When the ends intertwine in complex ways, the various ends and means change their roles incessantly. This is why the arts, i.e. techniques that enjoy their own ends, make up the privileged domain of the interrogation of structuration of ends. The arts show that construction and deconstruction belong together: "Camera and digital montage are not only deconstructing and reconstructing the entire formal landscape of cinema but also the signification and stakes of its art". In the last instance, the stakes of this process are that of structuration of sense (in all senses of the word "sense"). Obviously, this is exactly what motivates my whole exposition.
Nancy states that the Heideggerian Destruktion and deconstruction has to be seen as attempts to turn away from the paradigm of construction (and by implication from the hypothesis of "intelligent design"). They are not about reconstruction. Furthermore, what is at stake in them is struction.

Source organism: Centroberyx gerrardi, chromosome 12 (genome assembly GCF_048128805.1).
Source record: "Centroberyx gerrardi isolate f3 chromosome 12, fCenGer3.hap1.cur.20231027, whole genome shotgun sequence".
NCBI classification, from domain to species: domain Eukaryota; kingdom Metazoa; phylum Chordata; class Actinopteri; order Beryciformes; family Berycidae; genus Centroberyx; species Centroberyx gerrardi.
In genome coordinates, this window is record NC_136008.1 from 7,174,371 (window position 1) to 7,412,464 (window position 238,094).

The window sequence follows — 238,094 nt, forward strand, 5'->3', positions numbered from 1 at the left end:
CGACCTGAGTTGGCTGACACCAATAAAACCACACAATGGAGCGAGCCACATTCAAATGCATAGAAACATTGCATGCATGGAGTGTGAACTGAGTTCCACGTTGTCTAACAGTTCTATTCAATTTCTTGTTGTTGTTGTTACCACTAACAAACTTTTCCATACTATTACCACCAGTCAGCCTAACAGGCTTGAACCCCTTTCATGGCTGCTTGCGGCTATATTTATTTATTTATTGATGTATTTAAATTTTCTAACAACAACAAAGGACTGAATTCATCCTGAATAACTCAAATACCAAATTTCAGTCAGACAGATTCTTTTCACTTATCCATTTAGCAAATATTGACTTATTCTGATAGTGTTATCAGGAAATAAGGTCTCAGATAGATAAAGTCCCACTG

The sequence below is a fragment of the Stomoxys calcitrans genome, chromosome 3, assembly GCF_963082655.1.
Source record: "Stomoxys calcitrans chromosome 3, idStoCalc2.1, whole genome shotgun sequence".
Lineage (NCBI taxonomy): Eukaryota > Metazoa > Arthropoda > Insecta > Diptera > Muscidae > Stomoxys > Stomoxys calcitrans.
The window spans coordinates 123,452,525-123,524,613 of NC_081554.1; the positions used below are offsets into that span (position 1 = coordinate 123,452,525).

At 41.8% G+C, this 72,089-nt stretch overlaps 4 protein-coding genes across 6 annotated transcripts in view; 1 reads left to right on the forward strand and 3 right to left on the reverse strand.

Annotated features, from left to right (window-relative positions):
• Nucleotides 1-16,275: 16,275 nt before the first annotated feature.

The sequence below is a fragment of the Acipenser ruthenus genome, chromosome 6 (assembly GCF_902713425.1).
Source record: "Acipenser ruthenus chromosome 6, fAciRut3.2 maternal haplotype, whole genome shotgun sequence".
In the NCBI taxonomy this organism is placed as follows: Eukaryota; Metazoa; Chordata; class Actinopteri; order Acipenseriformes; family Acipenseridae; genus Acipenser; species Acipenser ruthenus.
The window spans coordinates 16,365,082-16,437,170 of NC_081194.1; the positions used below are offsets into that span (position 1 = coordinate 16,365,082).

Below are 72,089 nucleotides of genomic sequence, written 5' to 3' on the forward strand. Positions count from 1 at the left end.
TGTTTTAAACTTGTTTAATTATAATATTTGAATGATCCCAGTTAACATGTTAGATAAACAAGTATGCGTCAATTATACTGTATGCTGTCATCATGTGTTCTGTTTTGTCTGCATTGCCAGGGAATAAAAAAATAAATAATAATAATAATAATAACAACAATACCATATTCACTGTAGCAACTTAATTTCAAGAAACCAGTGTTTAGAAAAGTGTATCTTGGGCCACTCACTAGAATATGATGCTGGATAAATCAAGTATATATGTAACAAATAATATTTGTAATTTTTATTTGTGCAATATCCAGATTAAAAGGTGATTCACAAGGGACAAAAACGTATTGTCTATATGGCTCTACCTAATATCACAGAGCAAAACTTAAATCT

The Latin root of struction, struo, means "to heap". Without a prefix, struction does not imply any form of organization. First con-, de-, and in- of "construction", "destruction" and "instruction" introduce an ordering point of view into the heap. Struction as such is about contiguity and co-presence without any principle of coordination.
According to Nancy, our traditional notion of nature is based on the principle of coordination (of natural ends). Similarly, the traditional notion of technics implies a coordination of human ends. First when we recognize that these two are intertwined and that technics does not add itself to nature from the outside, we are invited to take struction into account. Struction is nothing but non-coordinated and contingent simultaneity of forces, forms, pulsions, projects, elans, etc. The question arises: does struction involve historical patterns (in Heidegger's terms Fügung)?